September 13, 2012
New Study Shows Bacteria in Intestine Boost Fat Absorption
Connie K. Ho for redOrbit.com — Your Universe Online
A group of researchers from the University of North Carolina (UNC) and Carnegie Institution for Science recently discovered that microbes in the intestine help the body increase the absorption of calories from food by extracting dietary fats.
The results from the study on microbes in the digestive tract were recently published in the journal Cell Host & Microbe.
"This study is the first to demonstrate that microbes can promote the absorption of dietary fats in the intestine and their subsequent metabolism in the body," said senior study author John Rawls, an associate professor in the Department of Cell and Molecular Physiology at UNC. "The results underscore the complex relationship between microbes, diet and host physiology."
While past studies have looked at how gut microbes assist in taking apart complex carbohydrates, the new research examined the role of bacteria in the metabolism of dietary fat. The project utilized zebrafish and gave them fatty acids colored with fluorescent dye to determine the uptake and mobility of fats with or without microbes in the dietary track.
The researchers discovered that a type of bacteria known as Firmicutes was vital in helping with the absorption of fat. The appearance of Firmicutes in the intestines depended on the fish´s diet. Those animals that maintained normal diets had higher amounts of the bacteria than those that were not given food several days in a row.
Previous studies have already determined that there are higher levels of Firmicutes present in the intestines of obese humans.
"Our findings indicate that the gut microbiota can increase the host's ability to harvest calories from the diet by stimulating fat absorption," commented lead researcher Ivana Semova, who was also enrolled as a UNC graduate student during the study.
"Another implication is that diet history could impact fat absorption by changing the abundance of certain microbes, such as Firmicutes, that promote fat absorption."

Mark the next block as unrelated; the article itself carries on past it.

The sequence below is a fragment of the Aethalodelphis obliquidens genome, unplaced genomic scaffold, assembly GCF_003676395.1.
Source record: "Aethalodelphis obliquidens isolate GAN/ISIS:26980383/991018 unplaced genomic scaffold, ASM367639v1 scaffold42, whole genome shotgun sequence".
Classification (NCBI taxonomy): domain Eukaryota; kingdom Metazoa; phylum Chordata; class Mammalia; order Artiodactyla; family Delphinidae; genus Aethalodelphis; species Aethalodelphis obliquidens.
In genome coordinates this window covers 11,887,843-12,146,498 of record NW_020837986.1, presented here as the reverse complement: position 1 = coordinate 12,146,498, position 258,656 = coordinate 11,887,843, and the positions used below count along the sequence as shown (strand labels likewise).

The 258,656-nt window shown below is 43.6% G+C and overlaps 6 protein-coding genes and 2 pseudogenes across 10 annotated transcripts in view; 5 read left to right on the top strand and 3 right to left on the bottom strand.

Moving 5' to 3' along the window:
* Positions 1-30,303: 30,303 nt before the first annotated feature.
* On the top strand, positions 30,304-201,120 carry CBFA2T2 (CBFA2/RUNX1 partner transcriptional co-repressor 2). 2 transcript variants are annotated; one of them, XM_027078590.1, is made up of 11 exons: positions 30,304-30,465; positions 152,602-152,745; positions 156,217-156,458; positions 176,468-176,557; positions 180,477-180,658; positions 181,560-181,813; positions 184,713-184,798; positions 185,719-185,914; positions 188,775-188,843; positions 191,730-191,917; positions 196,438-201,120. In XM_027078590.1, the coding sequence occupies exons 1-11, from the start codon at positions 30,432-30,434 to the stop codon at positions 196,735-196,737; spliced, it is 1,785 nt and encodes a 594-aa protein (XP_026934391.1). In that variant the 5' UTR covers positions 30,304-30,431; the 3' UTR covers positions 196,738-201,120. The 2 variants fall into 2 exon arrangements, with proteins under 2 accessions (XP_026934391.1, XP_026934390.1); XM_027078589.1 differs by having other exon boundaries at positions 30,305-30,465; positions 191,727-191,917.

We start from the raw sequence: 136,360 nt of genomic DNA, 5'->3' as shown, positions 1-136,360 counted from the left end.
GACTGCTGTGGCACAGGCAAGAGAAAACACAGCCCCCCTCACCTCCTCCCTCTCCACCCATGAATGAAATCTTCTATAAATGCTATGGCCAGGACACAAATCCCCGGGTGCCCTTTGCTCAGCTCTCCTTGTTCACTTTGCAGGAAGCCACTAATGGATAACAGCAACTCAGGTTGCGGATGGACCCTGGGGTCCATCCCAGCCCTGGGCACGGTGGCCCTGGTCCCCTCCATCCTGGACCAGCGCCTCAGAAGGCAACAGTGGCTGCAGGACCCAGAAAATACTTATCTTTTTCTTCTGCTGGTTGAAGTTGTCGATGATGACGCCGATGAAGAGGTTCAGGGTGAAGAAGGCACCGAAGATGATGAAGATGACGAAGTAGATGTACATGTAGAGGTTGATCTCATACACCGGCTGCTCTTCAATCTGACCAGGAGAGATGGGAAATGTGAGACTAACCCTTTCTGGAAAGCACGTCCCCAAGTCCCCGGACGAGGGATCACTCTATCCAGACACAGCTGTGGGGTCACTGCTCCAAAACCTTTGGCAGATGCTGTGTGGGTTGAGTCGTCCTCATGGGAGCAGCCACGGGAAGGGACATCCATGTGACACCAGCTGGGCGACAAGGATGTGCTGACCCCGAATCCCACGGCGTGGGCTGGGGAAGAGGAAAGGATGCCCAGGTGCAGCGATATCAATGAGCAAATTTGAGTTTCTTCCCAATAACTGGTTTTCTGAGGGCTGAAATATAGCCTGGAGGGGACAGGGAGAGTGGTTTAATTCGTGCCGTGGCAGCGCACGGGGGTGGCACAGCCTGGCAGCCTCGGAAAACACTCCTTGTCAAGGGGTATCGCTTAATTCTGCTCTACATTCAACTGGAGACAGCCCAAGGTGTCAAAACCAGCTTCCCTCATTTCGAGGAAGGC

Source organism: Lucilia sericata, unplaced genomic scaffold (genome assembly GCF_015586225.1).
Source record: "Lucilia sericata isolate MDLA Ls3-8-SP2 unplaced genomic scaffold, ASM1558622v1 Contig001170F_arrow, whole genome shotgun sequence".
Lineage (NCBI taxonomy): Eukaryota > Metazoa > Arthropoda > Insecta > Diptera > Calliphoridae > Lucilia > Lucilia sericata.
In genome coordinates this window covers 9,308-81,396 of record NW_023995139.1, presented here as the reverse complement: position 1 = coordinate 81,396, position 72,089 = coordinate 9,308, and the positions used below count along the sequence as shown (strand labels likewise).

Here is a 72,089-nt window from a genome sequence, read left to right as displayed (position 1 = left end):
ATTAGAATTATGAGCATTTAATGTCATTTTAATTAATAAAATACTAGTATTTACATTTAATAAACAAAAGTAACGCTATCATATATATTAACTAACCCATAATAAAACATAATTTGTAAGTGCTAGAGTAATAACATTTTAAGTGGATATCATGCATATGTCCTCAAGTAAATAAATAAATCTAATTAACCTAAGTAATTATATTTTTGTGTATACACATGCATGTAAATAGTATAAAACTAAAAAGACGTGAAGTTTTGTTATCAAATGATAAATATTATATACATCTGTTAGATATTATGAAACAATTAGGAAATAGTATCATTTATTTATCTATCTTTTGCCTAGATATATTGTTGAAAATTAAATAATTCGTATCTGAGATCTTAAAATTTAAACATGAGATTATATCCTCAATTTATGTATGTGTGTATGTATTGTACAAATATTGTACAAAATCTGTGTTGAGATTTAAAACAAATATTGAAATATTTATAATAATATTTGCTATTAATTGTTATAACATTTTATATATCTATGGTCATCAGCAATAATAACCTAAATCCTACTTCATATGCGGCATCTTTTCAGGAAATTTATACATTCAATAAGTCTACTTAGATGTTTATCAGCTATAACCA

The team of investigators concluded that, though the study was conducted with fish, their findings will likely also be applicable to humans
"The unique properties of zebrafish larvae are helping us develop a better understanding of how the intestine functions with the goal of contributing to ongoing efforts to reduce the impact of diseases associated with altered lipid metabolism, such as diabetes, obesity, and cardiovascular disease,” explained Steve Farber, a researcher with the Carnegie Institution for Science.
“Our collaboration with the Rawls lab is now focused on how specific gut bacteria are able to stimulate the absorption of dietary fat. We hope to use that information to develop new ways to reduce fat absorption in the context of human diseases."
Furthermore, the results of the study may prove helpful to researchers studying new treatments for obesity and related diseases.
"If we can understand how specific gut bacteria are able to stimulate absorption of dietary fat, we may be able to use that information to develop new ways to reduce fat absorption in the context of obesity and associated metabolic diseases, and to enhance fat absorption in the context of malnutrition," continued Rawls in the statement.